The next part of the answer was with a chiropractor in Colorado who worked with traumatized muscles and nerves. Most of his prescription had to do with exercises, which made good sense initially, but ultimately made things worse.  The pain was now clearly coming from the bottom of the sternum and the top of the epigastrium. I called a friend of mine, a chiropractor in Texas. He listened to my story and said, “It’s not your neck. It’s your chest.” This was on the phone. He didn’t even examine me.

It started a whole new line of inquiry. I started looking up thoracic pain, radiating (to back, to chest, to abdomen). I looked up sternum pain. I looked up xiphoid. And what do you know? There it was. Every symptom I’d had over the past two years was wrapped up in a syndrome known as xiphoidynia.  I kept looking.  And studying.  And, almost unbelievably, I found a doctor in Texas (Albert Yurvati, D.O., FACOS, FAHA, FICS at the University of North Texas Health Sciences Center) who specialized in xiphoid syndrome.  I called and found out he would review my imaging studies for free. I sent them all with a brief history. His office called me in a week and said, “You have an inverted xiphoid that is impinging your pericardium and abdomen.” He saw it on a two year old CT scan!!! Everyone missed it. And in fact, it was FRACTURED. How it managed to not puncture my heart or my liver or my intestines is beyond my imagining. It had to be divine intervention. We scheduled surgery to remove what had been injured. And there it was. Over. The whole thing. Gone.

So, to recap: Over the course of just one year, I had 20+ remedies, all of which were well-selected. I had a full abdominal CT scan, 8 CBCs, 8 Chem Panels, 7 ER visits, a Hida Scan, an abdominal sonogram, an echocardiogram, 6 or 7 thoracic (frontal) x-rays, an endoscopy, an upper GI series with small intestine follow through, GI consults, endocrine consult, 2 neuro exams to test for ALS or MS or CNS malfunction, a cholecystectomy for apparently no reason, testing for yeast, for adrenal fatigue, for parasites, for viruses, and for cancers of numerous kinds. I was dismissed, denied, and told I was deranged.

But what really happened is that I fell and went boom. And no one had asked.

Which brings us to…


So, what happened here diagnostically? Why did it take so long to come to some kind of diagnosis?

In my mind, looking back on it, there were several things:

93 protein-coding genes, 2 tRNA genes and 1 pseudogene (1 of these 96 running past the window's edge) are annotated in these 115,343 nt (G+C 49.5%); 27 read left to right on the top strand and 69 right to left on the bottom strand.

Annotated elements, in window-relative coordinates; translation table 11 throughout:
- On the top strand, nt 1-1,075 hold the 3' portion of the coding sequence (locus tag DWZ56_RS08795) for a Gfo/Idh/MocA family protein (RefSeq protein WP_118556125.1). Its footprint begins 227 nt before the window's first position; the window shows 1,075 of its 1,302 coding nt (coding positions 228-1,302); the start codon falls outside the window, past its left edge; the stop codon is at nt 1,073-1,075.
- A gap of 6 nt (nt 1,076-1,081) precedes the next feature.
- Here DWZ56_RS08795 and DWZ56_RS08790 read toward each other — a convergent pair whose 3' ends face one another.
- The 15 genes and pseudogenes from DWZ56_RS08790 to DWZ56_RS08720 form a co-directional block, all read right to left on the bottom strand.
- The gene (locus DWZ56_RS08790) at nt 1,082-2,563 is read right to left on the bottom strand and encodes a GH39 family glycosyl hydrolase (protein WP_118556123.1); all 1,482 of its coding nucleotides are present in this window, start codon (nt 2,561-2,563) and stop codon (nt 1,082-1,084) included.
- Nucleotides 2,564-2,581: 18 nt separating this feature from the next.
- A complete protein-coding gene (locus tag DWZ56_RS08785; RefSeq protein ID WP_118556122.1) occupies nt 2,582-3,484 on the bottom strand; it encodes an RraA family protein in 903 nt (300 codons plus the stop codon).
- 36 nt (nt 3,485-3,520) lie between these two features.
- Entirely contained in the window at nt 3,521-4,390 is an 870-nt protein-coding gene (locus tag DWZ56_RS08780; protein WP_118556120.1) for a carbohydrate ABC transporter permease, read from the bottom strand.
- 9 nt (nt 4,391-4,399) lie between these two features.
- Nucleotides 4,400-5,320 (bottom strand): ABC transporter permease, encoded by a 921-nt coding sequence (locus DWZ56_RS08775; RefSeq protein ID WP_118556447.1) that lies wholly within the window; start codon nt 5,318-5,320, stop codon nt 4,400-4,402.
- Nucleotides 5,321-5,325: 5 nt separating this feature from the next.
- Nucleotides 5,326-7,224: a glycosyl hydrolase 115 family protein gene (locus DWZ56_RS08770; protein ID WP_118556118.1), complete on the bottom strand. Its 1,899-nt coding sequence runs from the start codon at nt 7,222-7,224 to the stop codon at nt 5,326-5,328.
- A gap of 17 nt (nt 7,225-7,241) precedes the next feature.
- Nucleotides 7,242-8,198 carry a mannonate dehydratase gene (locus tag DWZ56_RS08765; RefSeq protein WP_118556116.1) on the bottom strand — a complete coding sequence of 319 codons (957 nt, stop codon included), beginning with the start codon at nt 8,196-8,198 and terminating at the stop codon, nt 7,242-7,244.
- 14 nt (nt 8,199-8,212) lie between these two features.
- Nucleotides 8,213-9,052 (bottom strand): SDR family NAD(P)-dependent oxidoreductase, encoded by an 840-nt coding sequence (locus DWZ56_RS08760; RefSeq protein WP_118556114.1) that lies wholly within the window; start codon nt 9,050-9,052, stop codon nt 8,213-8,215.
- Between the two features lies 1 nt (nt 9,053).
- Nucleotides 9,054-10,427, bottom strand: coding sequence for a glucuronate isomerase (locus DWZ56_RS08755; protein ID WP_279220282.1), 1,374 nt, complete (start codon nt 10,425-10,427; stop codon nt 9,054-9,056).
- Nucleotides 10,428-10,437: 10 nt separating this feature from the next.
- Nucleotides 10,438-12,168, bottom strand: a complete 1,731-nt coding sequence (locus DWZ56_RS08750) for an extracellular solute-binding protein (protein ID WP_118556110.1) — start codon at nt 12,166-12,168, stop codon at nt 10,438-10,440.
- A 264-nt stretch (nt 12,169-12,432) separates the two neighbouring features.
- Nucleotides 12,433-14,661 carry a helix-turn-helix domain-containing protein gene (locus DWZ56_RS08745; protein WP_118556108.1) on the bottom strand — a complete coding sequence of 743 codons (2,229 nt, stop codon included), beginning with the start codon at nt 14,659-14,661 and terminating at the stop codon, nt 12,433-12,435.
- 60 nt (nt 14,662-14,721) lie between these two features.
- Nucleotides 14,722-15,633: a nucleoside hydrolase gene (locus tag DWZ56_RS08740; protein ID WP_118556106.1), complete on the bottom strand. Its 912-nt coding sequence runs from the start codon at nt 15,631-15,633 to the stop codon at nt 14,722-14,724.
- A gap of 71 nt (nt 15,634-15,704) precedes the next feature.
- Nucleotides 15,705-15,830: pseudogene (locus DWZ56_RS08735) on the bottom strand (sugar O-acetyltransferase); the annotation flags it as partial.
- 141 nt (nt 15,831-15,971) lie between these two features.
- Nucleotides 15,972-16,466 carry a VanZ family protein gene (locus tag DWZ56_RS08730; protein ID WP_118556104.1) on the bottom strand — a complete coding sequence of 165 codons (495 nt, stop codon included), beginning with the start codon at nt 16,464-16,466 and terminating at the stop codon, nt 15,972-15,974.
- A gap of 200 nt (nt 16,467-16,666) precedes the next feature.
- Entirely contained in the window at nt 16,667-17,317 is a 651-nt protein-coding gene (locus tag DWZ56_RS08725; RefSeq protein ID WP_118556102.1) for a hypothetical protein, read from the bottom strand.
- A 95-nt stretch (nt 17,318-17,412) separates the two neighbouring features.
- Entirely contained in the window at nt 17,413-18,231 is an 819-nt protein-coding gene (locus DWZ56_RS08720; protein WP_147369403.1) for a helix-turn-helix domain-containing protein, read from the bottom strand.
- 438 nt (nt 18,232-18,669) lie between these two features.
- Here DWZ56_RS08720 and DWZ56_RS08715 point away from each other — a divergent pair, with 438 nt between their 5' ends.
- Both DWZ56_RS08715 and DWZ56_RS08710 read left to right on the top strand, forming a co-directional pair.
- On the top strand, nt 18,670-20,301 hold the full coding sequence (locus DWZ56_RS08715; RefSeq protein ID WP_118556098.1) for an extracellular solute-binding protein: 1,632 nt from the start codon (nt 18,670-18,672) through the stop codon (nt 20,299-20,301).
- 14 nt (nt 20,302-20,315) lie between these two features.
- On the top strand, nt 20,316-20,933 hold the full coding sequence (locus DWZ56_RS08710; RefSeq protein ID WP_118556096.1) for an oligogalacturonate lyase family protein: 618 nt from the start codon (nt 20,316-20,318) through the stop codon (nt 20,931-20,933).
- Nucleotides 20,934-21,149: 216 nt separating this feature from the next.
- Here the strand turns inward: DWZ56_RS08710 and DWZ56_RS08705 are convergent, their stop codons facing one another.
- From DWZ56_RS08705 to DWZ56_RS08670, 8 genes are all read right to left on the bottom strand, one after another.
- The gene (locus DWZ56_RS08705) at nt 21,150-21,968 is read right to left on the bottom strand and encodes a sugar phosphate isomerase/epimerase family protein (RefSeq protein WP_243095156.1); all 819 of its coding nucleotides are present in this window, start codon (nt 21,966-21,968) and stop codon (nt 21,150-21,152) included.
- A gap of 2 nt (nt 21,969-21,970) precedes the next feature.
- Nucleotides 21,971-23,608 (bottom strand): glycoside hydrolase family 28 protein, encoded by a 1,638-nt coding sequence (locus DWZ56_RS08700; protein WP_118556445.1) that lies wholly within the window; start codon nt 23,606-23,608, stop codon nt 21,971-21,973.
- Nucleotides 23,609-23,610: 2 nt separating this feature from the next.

1. It was how I presented. I kept talking about nausea and upper GI pain. No one encouraged me—until the atlas testing—to think otherwise. No one linked any of my parts to one another.
  2. No one looked. No one thought of structure and its impact on nerves. And the neurologists never thought of peripherals or dermatomes. When I asked about peripherals, they all said, “no way.”
  3. No one listened to the whole story or thought about bones. I kept holding my xiphoid and pointing to it as the source of the problem. Why didn’t anyone see that as a clue?
  4. No one was curious enough to keep looking. Once they came to a diagnosis, they stopped. Two docs actually yelled at me, telling me I was looking for a needle in a haystack.

The answer: GET OUT OF THE BOX.

By the time most of my patients knock on my door, they are desperate beyond endurance. Mental health professionals are not at the top of their lists, we are at the bottom. We have to understand and respect that. So, how do we do that? We can LISTEN!  Listening is the platform of good medical practice, no matter what little corner of it you occupy. How do you know you’re listening well?   Are you listening at all? Are you putting people into political templates? Cultural templates? Not everything is about Zoloft or sexual abuse or bipolar disorder.  Think. Think. And then think some more.  A  person’s life is hanging in the balance.

Don’t forget that the patient—who is in pain, confused, despaired, desperate, and probably battered by his own personal medical circus—doesn’t know what’s actually wrong or he would’ve found an answer already. So…What questions can you ask to elicit more accurate information? What are the questions you remember to ask only after the session is over? What are the questions that open you up to the things you don’t know yet? Or the possibility that there may be more than one or two culprits that need to be dealt with?

Some questions you might consider:

  1. When did this start? You would be aghast to know how rarely this is asked.
  2. What was happening in your life at that time? Right before it? (In your mind you want to know whether there was an injury to the vital force/emotional-spiritual center that tilted things off course.)
  3. How were you feeling then?
  4. Any recent injuries—even minor ones that seem inconsequential?
  5. Any history of injuries—even minor ones?
  6. Neurologic exams?
  7. Endocrine exams?
  8. Any ER visits? Any X-rays, CT scans or MRIs? Any blood tests?
  9. Any frights?
  10. Any sorrows or griefs?